Edward Manganel received his BA fom Marist College and his MA from University of Colorado. He is former Chair of the Social Studies Department and APUS History teacher at Monsignor Farrell HS, teaching at CSI for 25 years and Core 100 for ten years.

-10:10am: “Impeachment: The Constitution’s Nuclear Option,” presented by William Fallon

Today’s political climate has created rhetoric that is extremely volatile at times, especially when invoking the word “Impeachment” toward the President repeatedly. This lecture will explore impeachment–its necessity in our Constitution, its previous attempts at removing sitting Presidents from the Oval Office, and its potential re-emergence as it relates to Mueller’s investigation and Donald Trump. There will be ample time for Q+A to discuss these concepts and their significance.

William Fallon has been an Adjunct Lecturer in CSI’s Core Program since 2015. He was awarded his MA in History from CSI in 2013. Additionally, in January 2018, Professor Fallon became the first student ever at CSI to be awarded a Certificate in Public History.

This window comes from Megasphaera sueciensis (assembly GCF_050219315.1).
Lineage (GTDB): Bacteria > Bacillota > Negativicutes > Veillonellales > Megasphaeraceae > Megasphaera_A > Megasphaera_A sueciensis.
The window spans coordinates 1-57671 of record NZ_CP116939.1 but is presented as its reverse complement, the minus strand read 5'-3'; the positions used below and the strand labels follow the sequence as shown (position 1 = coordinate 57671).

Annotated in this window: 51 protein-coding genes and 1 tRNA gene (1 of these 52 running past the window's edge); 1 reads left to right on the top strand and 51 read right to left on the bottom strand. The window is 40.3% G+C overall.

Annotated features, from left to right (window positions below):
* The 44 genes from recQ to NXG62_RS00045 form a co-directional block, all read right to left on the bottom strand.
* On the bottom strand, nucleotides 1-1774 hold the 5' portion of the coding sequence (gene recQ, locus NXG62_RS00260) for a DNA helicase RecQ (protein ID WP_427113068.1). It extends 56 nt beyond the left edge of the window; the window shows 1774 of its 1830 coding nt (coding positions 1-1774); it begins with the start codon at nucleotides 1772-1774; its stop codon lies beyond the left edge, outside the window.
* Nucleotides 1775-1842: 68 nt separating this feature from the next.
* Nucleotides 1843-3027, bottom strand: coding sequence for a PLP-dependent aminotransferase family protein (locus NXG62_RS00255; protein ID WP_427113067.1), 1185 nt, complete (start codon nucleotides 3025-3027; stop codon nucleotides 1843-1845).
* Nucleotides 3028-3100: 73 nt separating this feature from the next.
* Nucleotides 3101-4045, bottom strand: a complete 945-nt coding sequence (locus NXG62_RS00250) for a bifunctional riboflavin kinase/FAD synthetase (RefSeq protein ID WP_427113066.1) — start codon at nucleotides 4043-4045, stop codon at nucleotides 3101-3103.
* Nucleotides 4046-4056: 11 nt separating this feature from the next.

-4:40pm: “Social Justice and Constitutional Democracy in Everyday Life,” presented by Patrice Buffaloe

The goal of this lecture is to have students engage in a meaningful discussion on the concept of privilege, specifically, ableist privilege through the lens of Constitutional Democracy. In short, the lecture will address and answer the following question: How do we ensure that all Americans have access to life, liberty, and the pursuit of happiness?

Patrice Buffaloe is a proud graduate of the College of Staten Island. In 2003, she earned her MA in Liberal Arts and 2005, her MS in Adolescent Education. Professor Buffaloe holds New York State certification teaching licenses in Special Education, Grades 7–12; Social Studies, Grades 7–12; and Elementary Education, Grades 1–6. She has had the pleasure of teaching EDS 201 and EDD 602 the Social Historical Foundation of Education to pre-service teachers with a focus on urban education and the effect of social, economic; and political conditions on the public education system. However, Professor Buffaloe is most proud of the work she does with the students in the Core 100 classes.